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The Scarlet & Black

The Scarlet & Black

Back to the chalkboard: school bond vote fails for the second time


After failing to pass in February, the $60 million bond issue proposed by the Grinnell-Newburg Community School District Board of Education was voted down again at the polls on Tuesday.

The bond ballot featured two public measures, both of which required at least 60 percent of the vote to pass. The first measure asked whether the district “should be authorized to contract indebtedness and issue General Obligation Bonds in an amount not to exceed $60,000.00,” to renovate the high school and middle school sites and construct a new elementary building, consolidating the three current elementary buildings into one. The second measure asked voters’ permission to raise the tax levy above $2.70, but not to exceed $4.05, to finance the bond.

The results are unofficial but will be finalized at 1 p.m. on Monday, Sept. 17, when the final canvass of votes is released, according to Poweshiek County Auditor Missy Eilander in an email to The S&B. As the results now stand, 44.2 percent of the vote was in favor of the first measure, while 43.4 percent of voters said yes to the second.

The unofficial results show a total of 3,847 voters — 2,545 at the polls and 1,302 by absentee ballot.

In comparison, the February election saw 2,341 total voters, with 52.1 percent of the vote in favor of the first measure and 51.1 percent in favor of the second.

This vote comes after months of information sessions provided on the bond by Superintendent Dr. Janet Stutz and the community groups Educate Our Kids and We Are Grinnell. The bond was proposed in response to an estimated $48 million to $52 million worth of repairs required on current buildings. Rather than make repairs that would not significantly increase the life span of some of the buildings, the bond suggested the construction of a new building, in addition to repairs and renovations to the high school and middle school.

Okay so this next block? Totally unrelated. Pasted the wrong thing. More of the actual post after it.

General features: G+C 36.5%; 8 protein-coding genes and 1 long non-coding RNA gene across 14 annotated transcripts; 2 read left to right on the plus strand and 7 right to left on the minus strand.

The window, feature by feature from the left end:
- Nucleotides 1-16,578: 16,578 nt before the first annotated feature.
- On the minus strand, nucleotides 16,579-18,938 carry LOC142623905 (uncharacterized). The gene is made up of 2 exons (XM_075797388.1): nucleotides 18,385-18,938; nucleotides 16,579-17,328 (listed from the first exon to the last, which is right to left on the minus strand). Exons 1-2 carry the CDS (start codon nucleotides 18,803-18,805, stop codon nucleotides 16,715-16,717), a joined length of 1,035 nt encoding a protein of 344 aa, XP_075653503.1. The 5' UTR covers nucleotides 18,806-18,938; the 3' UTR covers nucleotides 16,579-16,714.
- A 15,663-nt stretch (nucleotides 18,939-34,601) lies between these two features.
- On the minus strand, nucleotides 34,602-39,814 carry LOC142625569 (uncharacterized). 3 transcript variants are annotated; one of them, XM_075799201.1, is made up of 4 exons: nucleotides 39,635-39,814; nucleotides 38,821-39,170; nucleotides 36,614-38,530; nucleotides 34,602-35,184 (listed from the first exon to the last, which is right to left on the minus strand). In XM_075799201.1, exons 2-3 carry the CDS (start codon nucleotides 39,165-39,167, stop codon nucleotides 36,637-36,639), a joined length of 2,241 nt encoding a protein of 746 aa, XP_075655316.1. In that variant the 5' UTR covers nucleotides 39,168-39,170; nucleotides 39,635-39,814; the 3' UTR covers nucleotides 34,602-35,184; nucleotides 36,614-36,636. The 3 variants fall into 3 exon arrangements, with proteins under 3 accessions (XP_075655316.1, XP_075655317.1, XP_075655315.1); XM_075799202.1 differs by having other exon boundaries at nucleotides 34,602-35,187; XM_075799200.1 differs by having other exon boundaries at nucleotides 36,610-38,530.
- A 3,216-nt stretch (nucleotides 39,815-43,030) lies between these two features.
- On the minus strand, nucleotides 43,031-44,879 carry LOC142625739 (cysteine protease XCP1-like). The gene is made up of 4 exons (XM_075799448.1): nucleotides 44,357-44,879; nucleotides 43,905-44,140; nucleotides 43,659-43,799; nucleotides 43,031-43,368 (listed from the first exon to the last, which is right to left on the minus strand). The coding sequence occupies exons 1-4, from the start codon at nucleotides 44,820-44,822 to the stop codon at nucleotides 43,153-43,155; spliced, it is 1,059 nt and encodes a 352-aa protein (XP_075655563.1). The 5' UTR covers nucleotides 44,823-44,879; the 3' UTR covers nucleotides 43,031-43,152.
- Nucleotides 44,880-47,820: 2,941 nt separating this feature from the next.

Concerns from the community arose over the tax levy that was estimated to increase the taxes of an average Grinnell homeowner by $230, or $2.60 for every $1,000 of homeowners’ taxable property value.

Another point of controversy centered on the proposed site for the new middle school. Located on Fourth Avenue, the lot was a former manufacturing site. That raised concern over whether or not there were harmful chemicals present. Stutz had the property assessed by several agencies and Grinnell College chemistry professors to look over the levels of toxins and chemicals found. These assessments deemed the site safe for building.

Division over the bond issue was illustrated in lawn signs across town, and as early as July 23, Letters to the Editor were printed in the Grinnell Herald-Register on both sides of the vote. In the Aug. 30 issue of the Herald-Register, twenty letters were submitted, filling two and a half full pages of the paper, while the issue from the Thursday before the election, Sept. 6, featured eleven letters, six in favor of the bond, five against. The Grinnell-Herald Register publishes on Mondays and Thursdays, but on the Monday before a Tuesday election, no Letter to the Editor regarding the election was allowed.

On Wednesday Sept. 12, the day following the election, Stutz spoke with The S&B, admittedly disheartened by the results of the bond.

However, the results make the divide over the issue clear and Stutz acknowledged that the community has spoken. About half of those who voted disagree with the bond and as a result a new solution must be sought.

Given the condition of the buildings, Stutz still believes that drastic improvements must be made and that a new building should be built, consolidating the district from five buildings to three.

Conceding to concerns expressed by the community, Stutz feels that the Fourth Ave. site cannot be used. Instead they will have to find a new site or a creative solution.

Stutz hopes that through community engagement sessions some common ground can be reached and a solution found. The Board of Education will begin discussing next steps, likely holding workshops open to the public in the coming weeks to brainstorm alternate options. Stutz encourages feedback from community members on both sides of the vote, but specifically those who voted “no” so that their concerns and desires can be taken into account.

Residents could vote for or against the school bond at the Elks Lodge. Photo by Sarina Lincoln
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